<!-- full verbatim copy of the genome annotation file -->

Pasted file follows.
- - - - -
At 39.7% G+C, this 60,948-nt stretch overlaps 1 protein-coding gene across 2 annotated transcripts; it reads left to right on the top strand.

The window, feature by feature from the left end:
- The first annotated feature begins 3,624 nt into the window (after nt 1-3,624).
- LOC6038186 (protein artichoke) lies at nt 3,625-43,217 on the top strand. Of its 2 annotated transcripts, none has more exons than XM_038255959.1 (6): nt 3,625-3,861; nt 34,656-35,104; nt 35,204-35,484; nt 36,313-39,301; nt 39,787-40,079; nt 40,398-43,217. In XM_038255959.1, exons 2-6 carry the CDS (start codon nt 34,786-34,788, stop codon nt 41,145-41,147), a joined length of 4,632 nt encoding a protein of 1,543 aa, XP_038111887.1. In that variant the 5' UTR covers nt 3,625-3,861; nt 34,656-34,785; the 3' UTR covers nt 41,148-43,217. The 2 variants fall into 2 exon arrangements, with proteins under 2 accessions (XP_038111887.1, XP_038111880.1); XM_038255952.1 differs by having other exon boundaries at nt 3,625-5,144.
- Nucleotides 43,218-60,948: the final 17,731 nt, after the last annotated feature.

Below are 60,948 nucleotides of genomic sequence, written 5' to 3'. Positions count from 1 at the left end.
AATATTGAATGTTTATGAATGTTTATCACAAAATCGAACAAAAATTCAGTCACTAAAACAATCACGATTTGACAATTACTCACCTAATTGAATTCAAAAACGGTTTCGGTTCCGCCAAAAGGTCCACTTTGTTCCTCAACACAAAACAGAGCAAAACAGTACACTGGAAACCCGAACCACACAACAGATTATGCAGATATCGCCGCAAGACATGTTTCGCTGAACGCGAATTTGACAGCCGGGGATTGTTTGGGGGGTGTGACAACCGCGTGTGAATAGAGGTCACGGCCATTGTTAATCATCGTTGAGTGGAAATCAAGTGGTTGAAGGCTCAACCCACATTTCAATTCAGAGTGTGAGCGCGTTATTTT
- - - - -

At 39.7% G+C, this 60,948-nt stretch overlaps 1 protein-coding gene across 2 annotated transcripts; it reads left to right on the top strand.

The window, feature by feature from the left end:
- The first annotated feature begins 3,624 nt into the window (after nt 1-3,624).
- LOC6038186 (protein artichoke) lies at nt 3,625-43,217 on the top strand. Of its 2 annotated transcripts, none has more exons than XM_038255959.1 (6): nt 3,625-3,861; nt 34,656-35,104; nt 35,204-35,484; nt 36,313-39,301; nt 39,787-40,079; nt 40,398-43,217. In XM_038255959.1, exons 2-6 carry the CDS (start codon nt 34,786-34,788, stop codon nt 41,145-41,147), a joined length of 4,632 nt encoding a protein of 1,543 aa, XP_038111887.1. In that variant the 5' UTR covers nt 3,625-3,861; nt 34,656-34,785; the 3' UTR covers nt 41,148-43,217. The 2 variants fall into 2 exon arrangements, with proteins under 2 accessions (XP_038111887.1, XP_038111880.1); XM_038255952.1 differs by having other exon boundaries at nt 3,625-5,144.
- Nucleotides 43,218-60,948: the final 17,731 nt, after the last annotated feature.

Below are 60,948 nucleotides of genomic sequence, written 5' to 3'. Positions count from 1 at the left end.
AATATTGAATGTTTATGAATGTTTATCACAAAATCGAACAAAAATTCAGTCACTAAAACAATCACGATTTGACAATTACTCACCTAATTGAATTCAAAAACGGTTTCGGTTCCGCCAAAAGGTCCACTTTGTTCCTCAACACAAAACAGAGCAAAACAGTACACTGGAAACCCGAACCACACAACAGATTATGCAGATATCGCCGCAAGACATGTTTCGCTGAACGCGAATTTGACAGCCGGGGATTGTTTGGGGGGTGTGACAACCGCGTGTGAATAGAGGTCACGGCCATTGTTAATCATCGTTGAGTGGAAATCAAGTGGTTGAAGGCTCAACCCACATTTCAATTCAGAGTGTGAGCGCGTTATTTT